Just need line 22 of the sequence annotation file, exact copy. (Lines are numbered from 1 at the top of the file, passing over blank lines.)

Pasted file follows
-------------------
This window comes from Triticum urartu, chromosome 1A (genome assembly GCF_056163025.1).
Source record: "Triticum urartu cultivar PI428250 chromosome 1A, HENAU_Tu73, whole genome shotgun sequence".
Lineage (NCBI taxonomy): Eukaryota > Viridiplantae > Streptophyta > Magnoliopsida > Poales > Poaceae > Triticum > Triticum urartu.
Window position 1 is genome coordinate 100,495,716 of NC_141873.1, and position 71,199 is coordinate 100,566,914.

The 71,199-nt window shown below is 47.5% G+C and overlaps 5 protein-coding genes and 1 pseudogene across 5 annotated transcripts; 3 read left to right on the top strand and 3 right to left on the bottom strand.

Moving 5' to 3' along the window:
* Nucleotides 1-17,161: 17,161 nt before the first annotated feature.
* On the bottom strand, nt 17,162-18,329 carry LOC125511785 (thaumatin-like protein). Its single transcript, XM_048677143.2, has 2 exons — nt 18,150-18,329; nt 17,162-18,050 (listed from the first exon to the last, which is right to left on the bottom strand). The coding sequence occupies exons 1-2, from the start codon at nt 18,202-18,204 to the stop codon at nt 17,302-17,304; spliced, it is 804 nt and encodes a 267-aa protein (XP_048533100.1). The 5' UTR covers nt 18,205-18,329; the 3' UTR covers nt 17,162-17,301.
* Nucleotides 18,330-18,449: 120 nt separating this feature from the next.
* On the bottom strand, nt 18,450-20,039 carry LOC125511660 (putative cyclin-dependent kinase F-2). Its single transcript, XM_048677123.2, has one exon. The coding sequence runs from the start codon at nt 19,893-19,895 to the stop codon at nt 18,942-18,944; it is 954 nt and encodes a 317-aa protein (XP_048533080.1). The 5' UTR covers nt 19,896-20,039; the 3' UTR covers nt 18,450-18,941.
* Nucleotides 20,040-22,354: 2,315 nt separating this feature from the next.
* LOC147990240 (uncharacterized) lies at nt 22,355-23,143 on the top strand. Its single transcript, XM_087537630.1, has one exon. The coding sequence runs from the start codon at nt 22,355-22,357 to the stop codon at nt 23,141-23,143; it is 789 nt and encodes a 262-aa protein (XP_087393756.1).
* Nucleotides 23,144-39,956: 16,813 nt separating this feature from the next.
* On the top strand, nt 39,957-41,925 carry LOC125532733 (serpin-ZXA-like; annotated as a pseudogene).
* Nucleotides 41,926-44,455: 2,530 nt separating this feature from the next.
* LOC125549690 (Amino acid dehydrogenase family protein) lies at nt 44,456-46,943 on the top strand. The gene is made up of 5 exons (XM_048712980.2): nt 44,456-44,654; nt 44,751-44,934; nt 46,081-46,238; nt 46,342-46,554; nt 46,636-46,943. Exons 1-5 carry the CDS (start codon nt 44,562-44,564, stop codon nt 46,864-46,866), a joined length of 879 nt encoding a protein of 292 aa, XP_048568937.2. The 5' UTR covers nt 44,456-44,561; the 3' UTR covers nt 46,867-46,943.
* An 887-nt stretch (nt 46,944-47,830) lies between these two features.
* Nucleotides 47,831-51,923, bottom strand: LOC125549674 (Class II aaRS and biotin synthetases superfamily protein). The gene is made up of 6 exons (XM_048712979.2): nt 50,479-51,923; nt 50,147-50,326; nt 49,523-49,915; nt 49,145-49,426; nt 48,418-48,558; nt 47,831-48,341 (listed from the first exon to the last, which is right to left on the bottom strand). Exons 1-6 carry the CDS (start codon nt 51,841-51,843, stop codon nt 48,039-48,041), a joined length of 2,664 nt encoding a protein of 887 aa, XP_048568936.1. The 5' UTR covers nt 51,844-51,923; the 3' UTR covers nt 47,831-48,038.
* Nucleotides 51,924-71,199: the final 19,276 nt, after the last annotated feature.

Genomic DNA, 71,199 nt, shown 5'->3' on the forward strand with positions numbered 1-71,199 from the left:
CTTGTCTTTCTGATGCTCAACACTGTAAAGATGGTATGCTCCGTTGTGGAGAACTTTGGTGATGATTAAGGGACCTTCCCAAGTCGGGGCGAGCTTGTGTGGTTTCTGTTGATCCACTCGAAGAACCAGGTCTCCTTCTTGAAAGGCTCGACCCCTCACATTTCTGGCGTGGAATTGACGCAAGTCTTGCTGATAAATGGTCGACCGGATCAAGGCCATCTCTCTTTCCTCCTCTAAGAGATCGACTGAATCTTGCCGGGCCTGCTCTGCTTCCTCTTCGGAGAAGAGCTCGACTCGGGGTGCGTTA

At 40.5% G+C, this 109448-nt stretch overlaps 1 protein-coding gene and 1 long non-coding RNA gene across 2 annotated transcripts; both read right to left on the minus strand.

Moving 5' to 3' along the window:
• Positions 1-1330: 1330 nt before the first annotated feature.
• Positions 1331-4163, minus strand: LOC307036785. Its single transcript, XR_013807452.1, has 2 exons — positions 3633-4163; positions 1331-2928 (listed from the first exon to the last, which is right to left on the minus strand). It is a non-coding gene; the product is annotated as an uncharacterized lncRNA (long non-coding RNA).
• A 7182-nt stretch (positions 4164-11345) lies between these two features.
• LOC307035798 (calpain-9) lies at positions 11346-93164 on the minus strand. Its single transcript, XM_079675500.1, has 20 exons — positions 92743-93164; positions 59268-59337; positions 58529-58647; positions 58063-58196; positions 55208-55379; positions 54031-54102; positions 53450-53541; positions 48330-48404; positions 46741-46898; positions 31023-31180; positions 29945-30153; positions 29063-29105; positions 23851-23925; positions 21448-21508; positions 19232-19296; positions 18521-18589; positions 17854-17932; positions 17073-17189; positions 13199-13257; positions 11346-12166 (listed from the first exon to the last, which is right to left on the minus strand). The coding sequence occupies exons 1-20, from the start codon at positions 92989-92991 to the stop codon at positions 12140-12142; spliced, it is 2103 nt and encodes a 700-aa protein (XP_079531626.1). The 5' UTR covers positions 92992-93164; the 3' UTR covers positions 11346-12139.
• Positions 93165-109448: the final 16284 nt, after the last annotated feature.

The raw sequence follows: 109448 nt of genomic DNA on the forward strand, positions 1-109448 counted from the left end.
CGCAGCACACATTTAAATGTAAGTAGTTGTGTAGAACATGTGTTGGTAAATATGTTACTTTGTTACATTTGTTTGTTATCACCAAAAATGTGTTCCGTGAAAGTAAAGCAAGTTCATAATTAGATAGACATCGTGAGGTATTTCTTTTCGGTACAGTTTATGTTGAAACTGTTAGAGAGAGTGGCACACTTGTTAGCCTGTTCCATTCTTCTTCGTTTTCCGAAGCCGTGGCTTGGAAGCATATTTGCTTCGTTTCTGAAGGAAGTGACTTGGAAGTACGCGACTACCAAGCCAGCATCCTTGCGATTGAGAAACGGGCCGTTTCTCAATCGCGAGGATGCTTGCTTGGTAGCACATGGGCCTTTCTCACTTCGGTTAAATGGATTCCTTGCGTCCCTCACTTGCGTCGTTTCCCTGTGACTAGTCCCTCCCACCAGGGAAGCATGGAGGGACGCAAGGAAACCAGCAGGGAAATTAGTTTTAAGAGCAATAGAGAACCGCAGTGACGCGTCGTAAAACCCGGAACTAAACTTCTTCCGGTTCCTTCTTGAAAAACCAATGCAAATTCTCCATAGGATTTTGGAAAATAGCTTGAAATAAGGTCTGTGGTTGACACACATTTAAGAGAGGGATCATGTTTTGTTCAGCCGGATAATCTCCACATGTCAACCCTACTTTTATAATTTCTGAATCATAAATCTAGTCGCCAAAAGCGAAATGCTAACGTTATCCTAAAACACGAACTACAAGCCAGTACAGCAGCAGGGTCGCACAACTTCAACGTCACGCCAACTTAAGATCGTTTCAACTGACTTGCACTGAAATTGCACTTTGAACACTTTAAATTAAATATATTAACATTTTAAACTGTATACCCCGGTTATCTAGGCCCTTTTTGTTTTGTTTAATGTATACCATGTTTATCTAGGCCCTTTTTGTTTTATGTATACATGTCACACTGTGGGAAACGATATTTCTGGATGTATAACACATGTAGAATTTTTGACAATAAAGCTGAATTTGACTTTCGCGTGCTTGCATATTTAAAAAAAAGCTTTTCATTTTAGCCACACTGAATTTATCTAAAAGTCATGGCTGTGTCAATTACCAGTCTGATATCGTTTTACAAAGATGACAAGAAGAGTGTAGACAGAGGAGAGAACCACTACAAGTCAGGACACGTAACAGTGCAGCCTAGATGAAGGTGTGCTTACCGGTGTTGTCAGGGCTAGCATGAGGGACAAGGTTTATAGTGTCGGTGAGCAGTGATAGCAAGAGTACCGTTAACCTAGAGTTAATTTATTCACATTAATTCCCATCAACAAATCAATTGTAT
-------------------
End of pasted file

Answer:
At 40.5% G+C, this 109448-nt stretch overlaps 1 protein-coding gene and 1 long non-coding RNA gene across 2 annotated transcripts; both read right to left on the minus strand.